Just a warning that this post includes some sensitive and emotive topics before we get to the baby hat knitting pattern.
For anyone following the Oh Hi DIY instagram (@ohhidiy), you’ll probably already know that I’m 29 weeks pregnant! What you might not know, is that I was also pregnant at the end of 2016. At the 20 week anomaly scan we were told that our little boy, Adam, wasn’t growing properly. He was subsequently diagnosed with Thanatophoric Dysplasia – a skeletal condition that means the rib cage and the limb bones do not grow. The condition’s name is derived from a Greek work “Thanatos” which means “death bringing” – our baby was going to die before he was full term or as soon as he was born, his rib cage was too small to allow his lungs to take in enough air to survive. We were devastated and made the heartbreaking decision not to continue with the pregnancy. Adam was born on the 27th December 2016 at 8.30 am weighing just 320g.
Before any of this happened, I hadn’t considered what happened to mothers in my situation who had to go through induced labour to deliver a baby that they were never going to be able to take home. Luckily – I use this word a lot about certain aspects of this situation, it doesn’t feel appropriate – no one in this situation is lucky, but there are things that made it more bearable and so it does apply – anyway, luckily, in our area there is a bereavement midwife, Chris Navin, who has built up amazing facilities and a support system for families like ours. Adam was born in Wythenshawe hospital in the Snowdrop Suite, a room away from the main maternity ward where bereaved or soon to be bereaved families are given the privacy to deliver their babies without having to see or hear other mum’s deliver healthy babies. In other areas, this is exactly what happens – the worst day of your life happening whilst you’re right next to someone having the best day of theirs – I can’t even imagine.
Much of Chris’s work is made possible from donations – you can donate money or toiletries for the ladies giving birth, tea/coffee/biscuits etc., magazines, books, DVDs but it’s also possible to donate handmade clothes for the babies so when the families are saying goodbye their baby is dressed in well fitting clothes rather than simply dressed in a hospital blanket.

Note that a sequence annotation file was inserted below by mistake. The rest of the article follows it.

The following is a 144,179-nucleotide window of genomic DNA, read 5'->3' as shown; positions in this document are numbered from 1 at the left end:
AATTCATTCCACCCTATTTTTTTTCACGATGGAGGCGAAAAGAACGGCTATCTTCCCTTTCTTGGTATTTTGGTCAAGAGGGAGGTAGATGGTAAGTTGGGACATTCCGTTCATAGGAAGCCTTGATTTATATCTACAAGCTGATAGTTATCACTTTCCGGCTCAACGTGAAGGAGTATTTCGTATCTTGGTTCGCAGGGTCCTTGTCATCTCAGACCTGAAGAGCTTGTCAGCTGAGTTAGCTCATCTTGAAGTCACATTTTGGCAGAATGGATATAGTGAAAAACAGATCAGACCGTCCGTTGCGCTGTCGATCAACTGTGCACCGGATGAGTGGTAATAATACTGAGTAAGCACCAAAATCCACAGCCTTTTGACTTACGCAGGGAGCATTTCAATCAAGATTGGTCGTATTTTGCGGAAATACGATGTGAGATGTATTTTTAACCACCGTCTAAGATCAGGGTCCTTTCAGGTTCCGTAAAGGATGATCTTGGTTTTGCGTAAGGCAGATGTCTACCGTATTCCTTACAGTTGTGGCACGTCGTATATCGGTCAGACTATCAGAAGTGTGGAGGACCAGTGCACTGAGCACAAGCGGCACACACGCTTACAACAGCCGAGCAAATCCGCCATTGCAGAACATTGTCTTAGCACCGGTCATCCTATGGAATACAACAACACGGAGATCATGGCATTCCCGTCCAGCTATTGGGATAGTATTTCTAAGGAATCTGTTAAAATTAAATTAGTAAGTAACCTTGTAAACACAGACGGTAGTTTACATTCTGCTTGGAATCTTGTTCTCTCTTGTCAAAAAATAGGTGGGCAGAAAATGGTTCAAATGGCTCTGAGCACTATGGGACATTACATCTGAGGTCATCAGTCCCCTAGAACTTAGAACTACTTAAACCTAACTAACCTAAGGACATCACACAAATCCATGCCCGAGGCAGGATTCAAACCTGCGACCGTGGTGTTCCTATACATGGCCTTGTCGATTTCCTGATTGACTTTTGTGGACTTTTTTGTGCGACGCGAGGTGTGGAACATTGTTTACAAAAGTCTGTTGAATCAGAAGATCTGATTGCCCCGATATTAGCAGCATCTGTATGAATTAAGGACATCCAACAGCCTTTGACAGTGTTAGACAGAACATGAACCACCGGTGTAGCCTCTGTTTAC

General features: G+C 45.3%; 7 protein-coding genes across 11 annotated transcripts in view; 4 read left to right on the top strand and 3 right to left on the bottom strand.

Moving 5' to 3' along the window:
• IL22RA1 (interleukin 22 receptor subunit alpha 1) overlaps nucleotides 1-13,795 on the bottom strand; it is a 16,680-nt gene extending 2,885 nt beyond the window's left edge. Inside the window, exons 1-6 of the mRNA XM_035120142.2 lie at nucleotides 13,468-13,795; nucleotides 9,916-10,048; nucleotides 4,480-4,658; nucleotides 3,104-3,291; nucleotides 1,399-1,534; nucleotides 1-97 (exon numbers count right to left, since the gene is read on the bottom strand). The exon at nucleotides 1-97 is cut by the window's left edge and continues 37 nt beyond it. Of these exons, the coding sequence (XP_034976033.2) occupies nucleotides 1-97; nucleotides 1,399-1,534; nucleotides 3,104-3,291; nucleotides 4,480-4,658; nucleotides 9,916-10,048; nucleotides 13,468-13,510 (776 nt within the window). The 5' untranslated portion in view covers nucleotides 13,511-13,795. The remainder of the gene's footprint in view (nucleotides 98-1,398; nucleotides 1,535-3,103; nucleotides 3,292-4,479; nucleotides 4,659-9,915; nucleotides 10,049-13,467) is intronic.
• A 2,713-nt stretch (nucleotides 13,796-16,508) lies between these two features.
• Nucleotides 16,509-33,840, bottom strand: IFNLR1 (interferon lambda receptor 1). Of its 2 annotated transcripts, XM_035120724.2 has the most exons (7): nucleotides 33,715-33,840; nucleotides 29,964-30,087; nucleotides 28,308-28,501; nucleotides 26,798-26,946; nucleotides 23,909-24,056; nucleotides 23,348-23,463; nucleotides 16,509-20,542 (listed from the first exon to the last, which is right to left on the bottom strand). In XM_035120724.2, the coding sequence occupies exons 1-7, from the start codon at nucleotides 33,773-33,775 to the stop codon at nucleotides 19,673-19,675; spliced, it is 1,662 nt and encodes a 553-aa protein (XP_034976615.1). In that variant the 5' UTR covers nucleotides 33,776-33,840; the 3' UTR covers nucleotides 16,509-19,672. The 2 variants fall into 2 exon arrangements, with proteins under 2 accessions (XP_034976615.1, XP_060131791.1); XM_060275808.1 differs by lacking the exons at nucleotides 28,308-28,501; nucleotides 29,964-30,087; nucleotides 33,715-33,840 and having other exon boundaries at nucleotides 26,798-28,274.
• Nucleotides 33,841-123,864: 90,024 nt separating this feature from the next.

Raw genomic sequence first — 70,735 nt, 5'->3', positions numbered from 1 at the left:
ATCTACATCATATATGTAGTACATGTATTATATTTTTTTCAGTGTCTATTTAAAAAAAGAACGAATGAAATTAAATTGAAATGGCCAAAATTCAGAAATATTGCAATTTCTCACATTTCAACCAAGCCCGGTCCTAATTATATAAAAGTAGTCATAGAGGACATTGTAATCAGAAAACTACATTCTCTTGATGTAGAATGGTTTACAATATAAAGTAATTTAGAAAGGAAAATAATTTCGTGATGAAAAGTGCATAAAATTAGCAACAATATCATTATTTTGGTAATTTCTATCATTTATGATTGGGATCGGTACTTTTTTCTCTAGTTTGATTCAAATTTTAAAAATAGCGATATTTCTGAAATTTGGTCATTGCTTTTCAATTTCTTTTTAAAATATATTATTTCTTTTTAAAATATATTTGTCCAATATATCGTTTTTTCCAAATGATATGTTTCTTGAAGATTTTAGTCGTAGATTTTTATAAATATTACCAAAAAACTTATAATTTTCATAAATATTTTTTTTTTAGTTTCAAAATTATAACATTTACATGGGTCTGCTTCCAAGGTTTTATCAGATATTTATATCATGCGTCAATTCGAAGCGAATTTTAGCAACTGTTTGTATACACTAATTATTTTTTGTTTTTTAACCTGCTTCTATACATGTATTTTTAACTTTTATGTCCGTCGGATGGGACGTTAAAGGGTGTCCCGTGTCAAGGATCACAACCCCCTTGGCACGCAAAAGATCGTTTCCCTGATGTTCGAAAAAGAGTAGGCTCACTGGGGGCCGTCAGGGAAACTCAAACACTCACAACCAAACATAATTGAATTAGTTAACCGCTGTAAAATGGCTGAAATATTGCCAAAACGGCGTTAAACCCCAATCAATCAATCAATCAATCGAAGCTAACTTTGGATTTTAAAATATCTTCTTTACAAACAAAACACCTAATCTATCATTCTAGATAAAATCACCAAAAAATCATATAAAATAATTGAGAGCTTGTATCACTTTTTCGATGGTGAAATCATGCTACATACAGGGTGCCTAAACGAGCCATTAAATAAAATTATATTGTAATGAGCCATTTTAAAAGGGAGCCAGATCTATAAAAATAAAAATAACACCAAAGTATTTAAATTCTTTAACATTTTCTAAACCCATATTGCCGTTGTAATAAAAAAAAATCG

I will never forget the care and compassion we were shown by the staff at Wythenshawe hospital and I have been donating any way I can ever since and whilst I have been busy making things for our new baby, I haven’t forgotten how much I owe Snowdrop and I’ve carried on knitting for them.
Hats and cardigans are very much appreciated by the ward – the little hats are very quick to make and are great stash busters too. If you’d like to knit one the pattern is as follows:
Premature/Stillborn Baby Hat Knitting Pattern
- Cast on 24 (36) sts
- K1P1 to the end of the row
- Repeat for 3 (5) more rows so you have 4 (6) rows of rib
- Continue in stockinette stitch (knit 1 row, purl 1 row) for 12 (16) rows
- K2tog for entire row
- Purl row
- K2tog for entire row
- Purl row
- Small size: K2tog for entire row. Larger size: K2tog, k2tog, k3tog, k2tog
- Cut off yarn leaving a long tail for sewing up, using a bodkin thread the yarn through the remaining sts and pull tight.
- Sew edges together to join the hat.
Baby hat knitting pattern variation: To acheive the square cornered hat – replace the k2tog rows with knitting all stitches on the row and after step 9 cast off all sts. Now sew the back seam of the hat and then press flat and sew up the top edge.
The hats can be left plain or you can add pompoms or tassles as I’ve done here.
Thank you for reading my story, if you would like any more information or would like to share your own experiences please leave me a comment below. I’d love to hear from you.
Information on how to donate to the Snowdrop Fund can be found here: